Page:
The Wasp, Jermyn Street Theatre


Even before a word had been spoken I knew how I was supposed to feel about ‘Chav’ Carla. High tight pony tail – check, hoodie – check, bum-bag – check, lighting up while pregnant – BINGO!

Carla and Heather went to school together. Heather (Selina Giles) is middle class and Carla (Lisa Gorgin) working class. Once friends, they fell out spectacularly during their school days with long term repercussions.

The Wasp is a play better plotted than it is written. The storyline kept me gripped and the acting was impressive, but the characterisation was far too broad and likely to fall into lazy stereotypes. Both lead actresses handled the material they were given well. I was especially impressed by Giles as Heather. Her tendency to fall into an approximation of Carla’s accent when she was bonding with her was something I – as a middle-class girl who grew up in inner London – recognised as a subtly interesting character tic.

Lisa Gorgin and Selina Giles in The WaspThe first half was tighter than the second. Due to a plot twist, Giles carries the latter half largely on her own against a largely silent Carla. During this Heather reveals the backstory to the women’s relationship to us. Again, while the tale itself is gripping and the delivery excellent, the actual words tended too much to melodrama. I found myself recalling my own treatment at the hands of school bullies and wondering if that would ever really have been enough to turn me – or anyone – into Heather.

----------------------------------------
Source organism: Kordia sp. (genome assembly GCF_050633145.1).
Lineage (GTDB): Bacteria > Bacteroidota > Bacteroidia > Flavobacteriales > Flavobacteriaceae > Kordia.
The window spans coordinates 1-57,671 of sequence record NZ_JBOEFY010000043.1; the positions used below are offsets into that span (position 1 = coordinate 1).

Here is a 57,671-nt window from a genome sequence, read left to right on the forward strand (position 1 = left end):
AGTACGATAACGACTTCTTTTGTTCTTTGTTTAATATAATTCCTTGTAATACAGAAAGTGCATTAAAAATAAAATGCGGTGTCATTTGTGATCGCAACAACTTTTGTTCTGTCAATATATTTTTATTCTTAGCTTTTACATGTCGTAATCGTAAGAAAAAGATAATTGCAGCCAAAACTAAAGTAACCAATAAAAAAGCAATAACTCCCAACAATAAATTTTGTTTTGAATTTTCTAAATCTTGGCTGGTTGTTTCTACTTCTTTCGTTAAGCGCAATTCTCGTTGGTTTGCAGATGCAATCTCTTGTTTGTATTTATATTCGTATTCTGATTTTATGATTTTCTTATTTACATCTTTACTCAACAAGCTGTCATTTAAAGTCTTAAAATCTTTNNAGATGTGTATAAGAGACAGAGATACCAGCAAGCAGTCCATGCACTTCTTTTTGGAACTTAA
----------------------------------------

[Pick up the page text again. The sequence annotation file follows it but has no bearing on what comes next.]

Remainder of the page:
Just as the costumes were a touch clunky and obvious, so too was some of the set. At one point, there is a long allusion to “the butterfly effect”. Just in case we missed it, there are not one or two but sixteen butterflies pinned to the wall of the set and lit up for good measure. It was all just a little too unsubtle.

The Wasp was entertaining, but I’m not sure it knows quite what it wants to be. As such it falls between two stalls never quite having the confidence to commit to either. Is it a racy thriller or a treatise on the effects of violence and class on upbringing? I’m not sure, and I’m not convinced the writer is either.

The Wasp is on until 12 August 

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